Do you know what I hadn’t considered though? Links back to my site that I’ve included in just about every client site I’ve ever launched… While that’s always been a common practice, none of those client sites are related to my industry or provide any contextual value. They’re weak links and they must die.
Today I blew through the rest of the chapter on Off-Page optimization as it dealt with tips for various social media outlets. This is something I already feel quite comfortable with (and apparently decent at, according to the course tips and my score on the quiz).
Since I technically finished my homework early, I’m devoting the rest of this day’s update to a social media task I’ve been avoiding: scheduling content.
This is how I typically share my content on social media: I publish an article and immediately share it on Twitter. Sometimes I put in on Facebook. I pretty much never put it on LinkedIn or Google+. And that’s the last the internet sees of me promoting that article.
I’ve gotten a tiny bit better as I’ve started using two tools to help with this:
- Revive Old Post (plugin for WordPress that randomly pushes older content to social media at specified intervals).
- Buffer (let’s you schedule posts to social media)
While Revive Old Post is pretty much on auto-pilot, Buffer is a needy baby, requiring you to continually fill up the queue. And guess what I’m not good at. That’s right. I suck at filling up the queue.
So today I’m queuing up content for this site as well as my podcast site (officehours.fm)
One quick pro tip: If you use Revive Old Post beware that it’s really easy to accidentally send out out-dated/irrelevant content (i.e. a post about a holiday sale). There are configuration options you can use to mitigate this, but consider this your friendly reminder to pay attention to that.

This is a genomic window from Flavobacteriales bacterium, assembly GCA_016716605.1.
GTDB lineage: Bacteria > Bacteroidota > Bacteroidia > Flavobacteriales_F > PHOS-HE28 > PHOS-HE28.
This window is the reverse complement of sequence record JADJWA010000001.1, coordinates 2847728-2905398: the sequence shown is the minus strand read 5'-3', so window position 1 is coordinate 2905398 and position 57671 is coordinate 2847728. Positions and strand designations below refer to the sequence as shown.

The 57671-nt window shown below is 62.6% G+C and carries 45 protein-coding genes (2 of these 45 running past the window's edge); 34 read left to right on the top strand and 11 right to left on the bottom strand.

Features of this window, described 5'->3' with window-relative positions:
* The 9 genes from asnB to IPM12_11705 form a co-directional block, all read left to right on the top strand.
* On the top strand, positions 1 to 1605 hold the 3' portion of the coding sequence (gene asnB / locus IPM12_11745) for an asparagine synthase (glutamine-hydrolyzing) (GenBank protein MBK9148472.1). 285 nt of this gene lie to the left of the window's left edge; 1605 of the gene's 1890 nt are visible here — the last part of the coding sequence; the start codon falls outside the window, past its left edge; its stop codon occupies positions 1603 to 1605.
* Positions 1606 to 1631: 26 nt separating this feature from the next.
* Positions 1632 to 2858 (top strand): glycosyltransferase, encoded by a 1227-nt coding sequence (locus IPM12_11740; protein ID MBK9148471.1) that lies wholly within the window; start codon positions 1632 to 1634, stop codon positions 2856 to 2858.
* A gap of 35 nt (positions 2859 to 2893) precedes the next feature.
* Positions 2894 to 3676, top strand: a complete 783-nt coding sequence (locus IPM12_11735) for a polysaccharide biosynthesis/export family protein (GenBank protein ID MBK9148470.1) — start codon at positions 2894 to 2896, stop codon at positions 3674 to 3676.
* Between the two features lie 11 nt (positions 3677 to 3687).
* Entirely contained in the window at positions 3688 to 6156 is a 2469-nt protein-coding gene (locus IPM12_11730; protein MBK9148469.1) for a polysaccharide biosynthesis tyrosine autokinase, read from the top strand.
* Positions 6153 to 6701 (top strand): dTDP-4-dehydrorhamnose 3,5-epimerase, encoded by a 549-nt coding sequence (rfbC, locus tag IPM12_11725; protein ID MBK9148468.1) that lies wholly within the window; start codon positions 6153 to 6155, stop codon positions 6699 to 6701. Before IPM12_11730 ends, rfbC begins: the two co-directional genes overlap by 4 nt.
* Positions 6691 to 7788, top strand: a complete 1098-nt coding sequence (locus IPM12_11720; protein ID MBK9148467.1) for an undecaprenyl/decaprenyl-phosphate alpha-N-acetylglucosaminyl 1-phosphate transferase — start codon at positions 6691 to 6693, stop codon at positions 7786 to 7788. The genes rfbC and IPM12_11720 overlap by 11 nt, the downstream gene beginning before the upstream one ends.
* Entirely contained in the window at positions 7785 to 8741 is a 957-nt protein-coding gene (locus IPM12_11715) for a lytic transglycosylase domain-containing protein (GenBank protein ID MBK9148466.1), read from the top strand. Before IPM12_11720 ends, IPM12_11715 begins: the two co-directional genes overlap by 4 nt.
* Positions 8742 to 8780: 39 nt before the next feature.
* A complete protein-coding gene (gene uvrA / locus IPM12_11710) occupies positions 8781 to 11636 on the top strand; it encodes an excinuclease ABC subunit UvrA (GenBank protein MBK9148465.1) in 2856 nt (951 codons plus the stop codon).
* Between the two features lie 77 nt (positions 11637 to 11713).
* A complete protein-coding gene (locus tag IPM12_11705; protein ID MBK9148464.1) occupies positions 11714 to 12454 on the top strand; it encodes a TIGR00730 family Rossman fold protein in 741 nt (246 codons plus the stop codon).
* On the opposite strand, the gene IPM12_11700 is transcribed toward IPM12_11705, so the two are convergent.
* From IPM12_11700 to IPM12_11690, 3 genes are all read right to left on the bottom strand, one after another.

One more quick tip (that I learned in this course): If you do have out-dated, irrelevant content on your site, either update it or get the heck rid of it (and don’t forget to create 301 redirects). It’s an albatross hanging on your SEO. Along those lines, here’s a great episode from Smart Passive Income podcast on the subject: How Deleting a Third of Your Content Can Triple Your Traffic—How to Do a Content Audit with Todd Tresidder.
Today I started the “Technical SEO” module, which is 204 minutes in length (according to the course documentation). I made it as far as the section on XML Sitemaps.
Now, I’m already rocking XML sitemaps, so I thought I’d breeze through this lesson, but I actually got hung up and I’ll tell you why.
Do you see anything wrong with this picture?
For my vision-impaired friends, that’s a shot from inside Google Search Console under the Crawl > Sitemaps section. There’s a huge discrepancy between the number of URLs submitted (912) and those actually indexed (205).
I took a look at the sitemap and what Google was attempting (unsuccessfully) to index and what I saw was a lot of junk. A LOT of junk. I think most of this is due to me switching my permalink structure after my first year of blogging. Changing the permalink structure was a good thing, but I clearly didn’t go about it right way since there’s a lot of old dingleberry URLs hanging around.